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cooking with alcohol

post #1 of 14
Thread Starter 
I am trying to make a bourbon chocolate cake. When it is cooked I cannot taste any bourbon flavor. Does the alcohol burn off while cooking? If it does is there a flavoring that will take the place.
post #2 of 14
there is a popular theory that alcohol evaporates in cooking.

true, but not entirely true. some percentage of alcohol remains.

that said, pure alcohol is essentially without taste.
so, iffin' it comes or goes, "alcohol" isn't an element of taste

what is the taste element is all the "other" stuff in the booze.
if you can't taste the bourbon, add more next time.
post #3 of 14
Have you considered baking the cake, prob with more bourbon in there as Dilbert says, then when cooked, sprinkle some bourbon onto the cake? Give it a go :)
 Don't handicap your children by making their lives easy.
Robert A. Heinlein

 Don't handicap your children by making their lives easy.
Robert A. Heinlein

post #4 of 14
I almost lost all sense of smell a few months ago ( That makes me realize how much that sense has to do with what we think is "taste".

My wife just made an apple cake with Rum. She put tons of Rum in it. When we ate it, she thought it had a strong Rum/Alcohol taste. I didn't taste it at all - I couldn't have guessed there was any kind of alcohol in the cake to save my life.

Maybe we taste alcohol through the nose?
post #5 of 14
Seventy to seventy-five percent of what we perceive as taste actually comes from our sense of smell.

Taste And Smell
post #6 of 14
This is why many bakers use extracts. Rum x is stronger then rum. Dilbert is correct the alcohol itself has little if any taste and heat causes it to disipate. I might try cooking the liquor down first and slightly reduceing it so the flavor gets stronger without the alcohol then use it in the cake. The 1 or 2 ounces you add now will be double strength without increasing liquid to cake.
post #7 of 14
Well I doubt it's 75%. More like 15% in my opinion. As someone who can barely smell anything, I can still taste pretty much everything. I certainly haven't lost 75% of my taste, thank god!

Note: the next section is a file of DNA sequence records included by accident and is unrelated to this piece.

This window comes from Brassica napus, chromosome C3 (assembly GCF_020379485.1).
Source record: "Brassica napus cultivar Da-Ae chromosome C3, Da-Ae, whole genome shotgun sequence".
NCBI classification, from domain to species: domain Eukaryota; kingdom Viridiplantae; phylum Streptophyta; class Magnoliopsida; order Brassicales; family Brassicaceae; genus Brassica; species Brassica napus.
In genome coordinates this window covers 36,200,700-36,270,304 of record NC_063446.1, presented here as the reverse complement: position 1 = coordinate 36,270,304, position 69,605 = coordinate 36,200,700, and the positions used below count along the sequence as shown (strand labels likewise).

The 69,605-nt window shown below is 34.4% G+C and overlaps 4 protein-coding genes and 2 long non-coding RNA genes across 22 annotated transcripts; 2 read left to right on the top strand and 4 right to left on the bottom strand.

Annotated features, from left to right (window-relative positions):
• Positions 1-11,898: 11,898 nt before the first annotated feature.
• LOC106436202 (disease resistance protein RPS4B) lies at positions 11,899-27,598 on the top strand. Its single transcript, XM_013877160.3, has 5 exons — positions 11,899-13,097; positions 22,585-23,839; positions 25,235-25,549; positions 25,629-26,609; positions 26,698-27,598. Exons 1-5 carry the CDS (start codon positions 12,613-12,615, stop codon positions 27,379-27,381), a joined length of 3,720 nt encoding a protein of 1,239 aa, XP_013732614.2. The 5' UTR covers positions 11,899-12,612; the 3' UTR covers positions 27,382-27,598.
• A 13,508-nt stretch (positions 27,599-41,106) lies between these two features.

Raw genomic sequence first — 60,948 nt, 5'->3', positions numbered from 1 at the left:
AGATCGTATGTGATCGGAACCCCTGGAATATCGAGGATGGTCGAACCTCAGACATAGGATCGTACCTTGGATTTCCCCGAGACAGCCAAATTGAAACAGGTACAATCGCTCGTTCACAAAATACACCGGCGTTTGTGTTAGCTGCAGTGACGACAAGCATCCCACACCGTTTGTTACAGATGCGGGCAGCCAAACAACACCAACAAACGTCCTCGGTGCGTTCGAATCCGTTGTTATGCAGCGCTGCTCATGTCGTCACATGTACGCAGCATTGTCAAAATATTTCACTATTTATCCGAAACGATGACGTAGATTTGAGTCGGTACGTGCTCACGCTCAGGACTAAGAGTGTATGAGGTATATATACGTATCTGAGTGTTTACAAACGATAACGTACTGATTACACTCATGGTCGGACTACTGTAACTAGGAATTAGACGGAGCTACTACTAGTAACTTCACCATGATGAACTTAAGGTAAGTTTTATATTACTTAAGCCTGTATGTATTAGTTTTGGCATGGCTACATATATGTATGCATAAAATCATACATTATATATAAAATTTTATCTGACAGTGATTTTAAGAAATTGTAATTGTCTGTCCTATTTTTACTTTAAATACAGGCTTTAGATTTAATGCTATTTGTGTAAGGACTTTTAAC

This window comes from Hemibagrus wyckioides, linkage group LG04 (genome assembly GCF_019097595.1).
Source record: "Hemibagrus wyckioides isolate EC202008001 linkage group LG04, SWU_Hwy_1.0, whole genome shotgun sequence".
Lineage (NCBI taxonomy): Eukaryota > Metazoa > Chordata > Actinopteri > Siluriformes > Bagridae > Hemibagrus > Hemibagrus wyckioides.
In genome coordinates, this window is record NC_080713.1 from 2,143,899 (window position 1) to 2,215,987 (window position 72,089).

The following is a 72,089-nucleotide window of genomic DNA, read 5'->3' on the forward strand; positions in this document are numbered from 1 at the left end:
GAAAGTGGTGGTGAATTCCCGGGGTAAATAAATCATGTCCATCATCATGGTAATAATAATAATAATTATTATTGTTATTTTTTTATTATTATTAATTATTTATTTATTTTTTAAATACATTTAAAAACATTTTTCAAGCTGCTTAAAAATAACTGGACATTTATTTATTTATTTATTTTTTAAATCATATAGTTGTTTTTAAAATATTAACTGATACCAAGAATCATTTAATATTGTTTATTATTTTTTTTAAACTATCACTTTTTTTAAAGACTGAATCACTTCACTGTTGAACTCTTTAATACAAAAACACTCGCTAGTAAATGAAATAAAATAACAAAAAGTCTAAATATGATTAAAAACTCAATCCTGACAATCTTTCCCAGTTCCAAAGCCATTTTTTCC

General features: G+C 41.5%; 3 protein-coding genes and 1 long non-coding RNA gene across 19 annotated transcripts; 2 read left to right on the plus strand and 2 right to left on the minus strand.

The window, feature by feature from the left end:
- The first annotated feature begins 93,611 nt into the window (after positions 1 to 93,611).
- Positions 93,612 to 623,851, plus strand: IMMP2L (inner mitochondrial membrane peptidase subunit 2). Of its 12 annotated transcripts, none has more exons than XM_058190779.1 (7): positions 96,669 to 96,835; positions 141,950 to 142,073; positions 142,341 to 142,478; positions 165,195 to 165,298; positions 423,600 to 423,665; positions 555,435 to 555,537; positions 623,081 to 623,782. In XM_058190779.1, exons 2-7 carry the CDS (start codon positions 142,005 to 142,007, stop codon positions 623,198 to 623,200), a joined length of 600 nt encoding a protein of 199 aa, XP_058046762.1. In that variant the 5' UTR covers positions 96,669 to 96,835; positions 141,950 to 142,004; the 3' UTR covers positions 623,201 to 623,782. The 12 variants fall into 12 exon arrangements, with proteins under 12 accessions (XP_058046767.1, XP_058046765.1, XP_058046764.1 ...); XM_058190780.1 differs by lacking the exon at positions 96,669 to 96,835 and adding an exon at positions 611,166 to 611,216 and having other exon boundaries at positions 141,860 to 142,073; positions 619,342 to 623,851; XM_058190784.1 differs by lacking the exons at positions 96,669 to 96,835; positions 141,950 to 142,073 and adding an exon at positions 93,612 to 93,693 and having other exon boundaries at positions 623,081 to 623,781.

Try this: next time you're eating, pinch your nose with one hand, and try to see how your taste is affected. It is somewhat affected, but certainly not by 75%.

Where does that quote come from? I couldn't find it in the linked article.
post #8 of 14
When you cook wines or spirits the alcohol evaporates off leaving you with a more mellow flavor, alcohol in food is very harsh and the chocolate cake should not taste like bourbon straight from the bottle. If you cannot taste any hint of bourbon at all then up the quantity.
post #9 of 14
silly question, what kind of bourbon did you use? just curious.
post #10 of 14
Increase the amount of bourbon, but reduce it down to intensify the flavor while insuring that the amount of liquid will remain the same.
Wisdom comes with age, but sometimes age comes alone.
Wisdom comes with age, but sometimes age comes alone.
post #11 of 14
If you want the sensation and taste of bourbon, add the bourbon after the cake is baked. Do this by poking holes in the cake with a wood or metal skewer, then douse it well with the bourbon of your choice. I'm surprised no one's mentioned it as it's r the way pro's do it and the way you should too. If all you want is a background taste, use extract.

Bourbon, and for that matter most other strong spirits, do not reduce to concentrate flavors well. At least it's never worked for me. You can always try it; and if you're curious you should.